COVID-19 and the Threat of PTSD -- A Reflection

                I’m a pastor and my ministry has been turned upside down, and I'm not alone. Faith communities can't gather as normal. Everything has gone online. Clergy are having to learn technologies they had never used before. The refrain I hear often is “I’m a pastor, not a producer,” and yet it’s one more job that we’ve had to take on. My colleagues and I are feeling some stress, and we don’t know when it will end. I had an online meeting with our worship committee to talk about the process of regathering, even though we don’t know when that will be. I love congregational singing, and I miss it. I miss the people. Funny thing, meetings don’t end, they just move online. That’s the story told by clergy everywhere, and as stressed as we might feel it’s nothing compared to what’s being experienced on the frontlines. I hear that educators are feeling this as well! So, we're not alone. Besides, I'm grateful to be fully employed. 

               I decided to write this post after reflecting on the recent news that an ER doctor from New York City committed suicide after recovering from COVID-19 because she was overwhelmed by what she saw in the hospital. This story is a good reminder that the people on the frontline of this pandemic aren’t just facing physical concerns, such as contracting the virus. Perhaps more long-lasting is the emotional toll of having to go to work day after day and try to care for those in need. knowing that they will watch helplessly as patients die in front of them. Many of these essential workers are separated from their families and their friends until this settles down, or they can be tested on a regular basis. It's clear that folks are experiencing a form of PTSD. The thing is, there is no relief in sight. I’m praying for them. I’m rooting for them. But, the path ahead is difficult.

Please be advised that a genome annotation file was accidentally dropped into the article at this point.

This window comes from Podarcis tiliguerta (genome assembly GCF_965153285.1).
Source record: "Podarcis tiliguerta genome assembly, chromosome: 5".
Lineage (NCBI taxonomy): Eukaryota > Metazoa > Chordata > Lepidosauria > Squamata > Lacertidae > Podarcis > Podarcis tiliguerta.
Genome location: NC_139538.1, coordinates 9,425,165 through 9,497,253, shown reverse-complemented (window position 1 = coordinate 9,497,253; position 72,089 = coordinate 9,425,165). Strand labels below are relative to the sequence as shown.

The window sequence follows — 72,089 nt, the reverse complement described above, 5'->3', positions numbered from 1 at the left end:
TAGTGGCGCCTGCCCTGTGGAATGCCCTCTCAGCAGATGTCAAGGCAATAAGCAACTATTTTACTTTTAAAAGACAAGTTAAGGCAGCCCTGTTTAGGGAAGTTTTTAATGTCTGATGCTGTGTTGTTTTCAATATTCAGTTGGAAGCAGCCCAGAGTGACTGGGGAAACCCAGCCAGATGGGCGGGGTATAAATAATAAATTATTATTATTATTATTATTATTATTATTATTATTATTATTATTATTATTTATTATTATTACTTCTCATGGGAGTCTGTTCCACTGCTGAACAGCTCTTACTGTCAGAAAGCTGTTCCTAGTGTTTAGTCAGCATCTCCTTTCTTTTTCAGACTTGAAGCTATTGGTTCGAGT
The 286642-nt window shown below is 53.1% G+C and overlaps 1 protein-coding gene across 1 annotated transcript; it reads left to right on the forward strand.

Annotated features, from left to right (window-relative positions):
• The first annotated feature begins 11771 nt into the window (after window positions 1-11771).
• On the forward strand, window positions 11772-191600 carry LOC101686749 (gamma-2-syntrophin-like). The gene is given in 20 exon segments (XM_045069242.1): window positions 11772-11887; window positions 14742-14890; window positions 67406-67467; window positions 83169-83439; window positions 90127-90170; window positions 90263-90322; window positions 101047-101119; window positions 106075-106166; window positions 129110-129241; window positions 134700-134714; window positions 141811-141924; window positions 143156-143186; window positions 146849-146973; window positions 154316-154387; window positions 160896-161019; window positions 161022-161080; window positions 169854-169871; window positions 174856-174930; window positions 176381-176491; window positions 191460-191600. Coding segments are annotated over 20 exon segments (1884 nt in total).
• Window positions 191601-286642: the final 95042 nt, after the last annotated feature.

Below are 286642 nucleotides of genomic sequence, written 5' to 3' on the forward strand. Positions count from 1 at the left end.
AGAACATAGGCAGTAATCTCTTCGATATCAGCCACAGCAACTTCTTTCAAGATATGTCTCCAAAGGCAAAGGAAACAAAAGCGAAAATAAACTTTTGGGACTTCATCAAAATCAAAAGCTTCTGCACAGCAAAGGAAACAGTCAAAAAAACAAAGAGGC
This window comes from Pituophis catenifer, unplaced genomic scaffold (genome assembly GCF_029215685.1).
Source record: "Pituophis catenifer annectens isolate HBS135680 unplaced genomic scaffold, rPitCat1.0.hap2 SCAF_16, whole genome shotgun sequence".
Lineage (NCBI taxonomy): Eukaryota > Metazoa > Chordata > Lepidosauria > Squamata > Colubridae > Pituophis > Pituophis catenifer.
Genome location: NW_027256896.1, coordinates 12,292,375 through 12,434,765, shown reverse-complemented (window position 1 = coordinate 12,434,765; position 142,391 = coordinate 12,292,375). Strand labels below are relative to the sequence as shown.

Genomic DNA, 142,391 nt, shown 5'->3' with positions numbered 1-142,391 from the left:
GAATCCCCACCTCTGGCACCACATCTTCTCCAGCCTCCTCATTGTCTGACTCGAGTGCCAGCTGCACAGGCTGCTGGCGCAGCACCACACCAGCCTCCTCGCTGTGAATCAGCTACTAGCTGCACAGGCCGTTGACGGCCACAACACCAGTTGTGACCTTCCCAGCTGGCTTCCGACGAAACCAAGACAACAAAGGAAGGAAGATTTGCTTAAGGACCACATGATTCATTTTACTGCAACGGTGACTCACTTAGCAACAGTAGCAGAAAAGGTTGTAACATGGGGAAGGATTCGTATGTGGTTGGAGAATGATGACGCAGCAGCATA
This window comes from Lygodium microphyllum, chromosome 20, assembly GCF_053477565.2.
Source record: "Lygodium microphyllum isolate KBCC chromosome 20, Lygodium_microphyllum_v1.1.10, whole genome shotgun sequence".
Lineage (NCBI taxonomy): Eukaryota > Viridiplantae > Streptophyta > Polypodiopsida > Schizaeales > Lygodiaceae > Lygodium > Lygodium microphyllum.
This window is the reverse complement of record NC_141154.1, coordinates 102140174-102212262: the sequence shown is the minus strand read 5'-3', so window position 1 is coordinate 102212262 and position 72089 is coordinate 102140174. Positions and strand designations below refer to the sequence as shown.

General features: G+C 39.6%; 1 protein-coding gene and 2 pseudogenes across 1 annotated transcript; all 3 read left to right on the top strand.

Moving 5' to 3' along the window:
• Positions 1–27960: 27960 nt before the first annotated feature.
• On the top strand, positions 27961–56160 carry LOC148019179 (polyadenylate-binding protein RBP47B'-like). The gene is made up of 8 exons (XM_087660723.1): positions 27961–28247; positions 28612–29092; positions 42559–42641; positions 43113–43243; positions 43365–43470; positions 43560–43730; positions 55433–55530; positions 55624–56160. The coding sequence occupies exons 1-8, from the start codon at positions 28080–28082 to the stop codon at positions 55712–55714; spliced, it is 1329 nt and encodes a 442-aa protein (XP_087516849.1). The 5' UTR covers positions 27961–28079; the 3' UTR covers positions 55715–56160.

These folks on the frontline— the personnel at our hospitals, clinics, test sites, EMS personnel, Police, and Fire—they’re heroes to be honored for their courage and their commitment to the common good. But let us not forget, they are human beings, who are experiencing great spiritual, emotional, and mental fatigue. They are joined by many others who are exposed to the ravages of the pandemic because they are deemed essential workers. These include the workers in meat-packing plants, the factory workers producing PPE and ventilators, the grocery workers (my brother works in the grocery business) who interact with the public not knowing if the customers could be carrying the virus. These are just a few of those we could name. Of course, we should forget everyone who has lost their jobs or been furloughed from them. There are the children who can’t go to school. College and graduate students pursuing higher education that has been turned upside down. They may be still on campus, but without any real support network (my son is in seminary out in California).

This is like nothing most of us have seen our lifetimes. So, we need to be gracious to each other and we need to stand in solidarity with those who are putting their lives on the line for us. Yes, we need to keep them in prayer and find ways of encouraging them, because the impact of all of this will be long-lasting. In other words, many will experience PTSD and will need our support going forward.

O God, our shepherd, who leads us through dark valleys and who has experienced the suffering of humanity, we entrust into your care all those who stand on the front lines, may they know your peace and your protection. May we stand with them in solidarity. Amen.  


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